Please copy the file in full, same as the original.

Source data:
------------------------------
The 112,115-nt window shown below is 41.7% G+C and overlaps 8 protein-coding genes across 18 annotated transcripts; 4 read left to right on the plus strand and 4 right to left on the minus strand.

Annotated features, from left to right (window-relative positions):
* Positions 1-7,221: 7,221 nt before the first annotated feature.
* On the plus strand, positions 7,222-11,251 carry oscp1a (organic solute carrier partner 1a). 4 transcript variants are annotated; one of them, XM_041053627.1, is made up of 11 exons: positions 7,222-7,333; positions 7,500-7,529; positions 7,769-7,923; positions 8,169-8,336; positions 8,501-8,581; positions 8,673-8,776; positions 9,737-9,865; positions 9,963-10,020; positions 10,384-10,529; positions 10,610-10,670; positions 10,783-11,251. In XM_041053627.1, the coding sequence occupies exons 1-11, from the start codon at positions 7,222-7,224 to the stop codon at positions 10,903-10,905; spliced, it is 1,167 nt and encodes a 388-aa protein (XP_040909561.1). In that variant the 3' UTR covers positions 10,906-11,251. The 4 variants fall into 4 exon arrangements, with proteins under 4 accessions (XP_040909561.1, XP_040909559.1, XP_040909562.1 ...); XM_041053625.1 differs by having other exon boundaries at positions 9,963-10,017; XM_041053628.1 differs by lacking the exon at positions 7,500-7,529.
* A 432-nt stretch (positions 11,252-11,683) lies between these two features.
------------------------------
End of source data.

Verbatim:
The 112,115-nt window shown below is 41.7% G+C and overlaps 8 protein-coding genes across 18 annotated transcripts; 4 read left to right on the plus strand and 4 right to left on the minus strand.

Annotated features, from left to right (window-relative positions):
* Positions 1-7,221: 7,221 nt before the first annotated feature.
* On the plus strand, positions 7,222-11,251 carry oscp1a (organic solute carrier partner 1a). 4 transcript variants are annotated; one of them, XM_041053627.1, is made up of 11 exons: positions 7,222-7,333; positions 7,500-7,529; positions 7,769-7,923; positions 8,169-8,336; positions 8,501-8,581; positions 8,673-8,776; positions 9,737-9,865; positions 9,963-10,020; positions 10,384-10,529; positions 10,610-10,670; positions 10,783-11,251. In XM_041053627.1, the coding sequence occupies exons 1-11, from the start codon at positions 7,222-7,224 to the stop codon at positions 10,903-10,905; spliced, it is 1,167 nt and encodes a 388-aa protein (XP_040909561.1). In that variant the 3' UTR covers positions 10,906-11,251. The 4 variants fall into 4 exon arrangements, with proteins under 4 accessions (XP_040909561.1, XP_040909559.1, XP_040909562.1 ...); XM_041053625.1 differs by having other exon boundaries at positions 9,963-10,017; XM_041053628.1 differs by lacking the exon at positions 7,500-7,529.
* A 432-nt stretch (positions 11,252-11,683) lies between these two features.